- Last year, after the suit was filed, Derby Wars reached an agreement with Hawthorne Racecourse near Chicago giving the track a portion of its entry fees on tournaments using Hawthorne’s races. At the time, Midland said the agreement was part of a larger strategy to work with the racing industry. “We see working with racetracks as important to growing contests,” Midland said. “Partnering with the tracks is a natural way to do that.”
The problem, as I see it, is you should never go full-blown Napster. Full-blown Napster is not considered good business. And you don't even have to possess a fancy business degree to understand why you never go full-blown Napster.
Let Marco, a Napster user, explain in his article way back in 2004:
From that time in late 1999 to present day in summer 2001, my MP3 collection has grown from 500 to over 2200 songs, and Napster was largely responsible. The record companies accused Napster of irreparably harming CD sales. My collection contains hundreds of artists, but this is the key point that most record companies don’t understand: A pirated MP3 does not equal a lost CD sale.
I have songs from over 300 artists. Assuming each artist has only one CD that I’d buy, and each CD costs the RIAA’s bend-over-a-bit-more price of $16, that’s $4800 in “lost sales” from me. But I would not have bought all 300 CDs!
As my collection started to really expand with Napster, I discovered many new bands and expanded my collections from others. In the last year, I’ve bought more CDs than I did in the previous three years (ironically, Metallica’s S&M is among them), and I’ve bought more concert tickets than the previous 19 years. I’m more likely to give new bands a chance, since I can pirate some of their songs and see if I really like them before buying the CD. And I’m much more likely to go to concerts when bands come to town, because now I know 300 bands.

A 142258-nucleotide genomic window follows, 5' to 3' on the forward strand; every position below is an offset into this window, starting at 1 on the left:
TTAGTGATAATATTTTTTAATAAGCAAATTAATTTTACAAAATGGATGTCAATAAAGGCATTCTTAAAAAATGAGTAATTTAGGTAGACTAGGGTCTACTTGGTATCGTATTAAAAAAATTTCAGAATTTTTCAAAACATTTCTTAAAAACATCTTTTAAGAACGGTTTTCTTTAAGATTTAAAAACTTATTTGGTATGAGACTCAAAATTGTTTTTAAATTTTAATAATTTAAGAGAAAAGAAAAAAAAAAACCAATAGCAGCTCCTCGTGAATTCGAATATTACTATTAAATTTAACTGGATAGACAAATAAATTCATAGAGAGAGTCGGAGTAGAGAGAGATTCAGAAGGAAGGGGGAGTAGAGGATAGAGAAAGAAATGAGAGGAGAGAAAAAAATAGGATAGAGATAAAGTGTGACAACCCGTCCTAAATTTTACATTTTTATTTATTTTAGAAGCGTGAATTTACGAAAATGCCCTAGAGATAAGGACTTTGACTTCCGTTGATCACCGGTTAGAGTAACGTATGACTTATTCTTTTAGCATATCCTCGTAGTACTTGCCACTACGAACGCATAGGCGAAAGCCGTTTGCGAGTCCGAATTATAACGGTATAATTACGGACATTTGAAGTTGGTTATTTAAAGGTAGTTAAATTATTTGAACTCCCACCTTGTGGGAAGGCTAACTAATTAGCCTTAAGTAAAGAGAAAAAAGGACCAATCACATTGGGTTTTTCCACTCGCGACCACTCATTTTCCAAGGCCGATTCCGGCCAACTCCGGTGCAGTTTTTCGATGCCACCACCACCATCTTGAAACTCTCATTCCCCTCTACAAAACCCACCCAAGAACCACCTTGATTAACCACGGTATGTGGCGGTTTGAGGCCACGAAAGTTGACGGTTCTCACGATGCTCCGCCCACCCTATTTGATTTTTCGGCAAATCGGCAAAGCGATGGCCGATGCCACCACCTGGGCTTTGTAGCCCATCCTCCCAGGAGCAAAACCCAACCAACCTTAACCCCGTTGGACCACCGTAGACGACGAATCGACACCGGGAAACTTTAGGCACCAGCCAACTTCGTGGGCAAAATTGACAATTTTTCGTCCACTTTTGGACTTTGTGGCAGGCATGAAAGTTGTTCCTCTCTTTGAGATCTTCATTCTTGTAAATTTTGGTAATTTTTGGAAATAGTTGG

Napster expanded my musical taste and has greatly INCREASED the number of CDs and concert tickets I’ve bought in the last year.
No, an MP3 does not equal a lost CD sale. Nor does a contest play mean the $12 would've been spent on a Rainbow Six. Just because the market is doing something, it doesn't mean it wants your something.
What Marco describes is the way modern web ecosystems have been working (and helping the underlying business thrive), as told by Jarvis, Anderson, and most recently, Kelley. It's not about substitutes, or widgets, or what a customer would've done in 1984 that they aren't doing now.
Knee-jerk reactions in racing - to be honest, sometimes I wonder if there are any other - tend to lean on the side of what entity is getting what share of what. It's like clockwork. It devolves into a shouting match about slices of the present landscape, when the land has shifted right under their feet and there is no present landscape anymore. It's now about engagement, exposure, and building a modern ecosystem to feed the high funnel, while at the same time taking care of the low.
18 years ago the music industry learned that going full-blown Napster didn't solve their problems. It just shrunk a market, annoyed customers, and delayed the inevitable. It's taken them (literally) 20 years to dig out.
Why racing - a game beautifully made for the internet, for mass betting, for a captured online audience - is doing things entities were doing in 1999 is completely mind-boggling to me.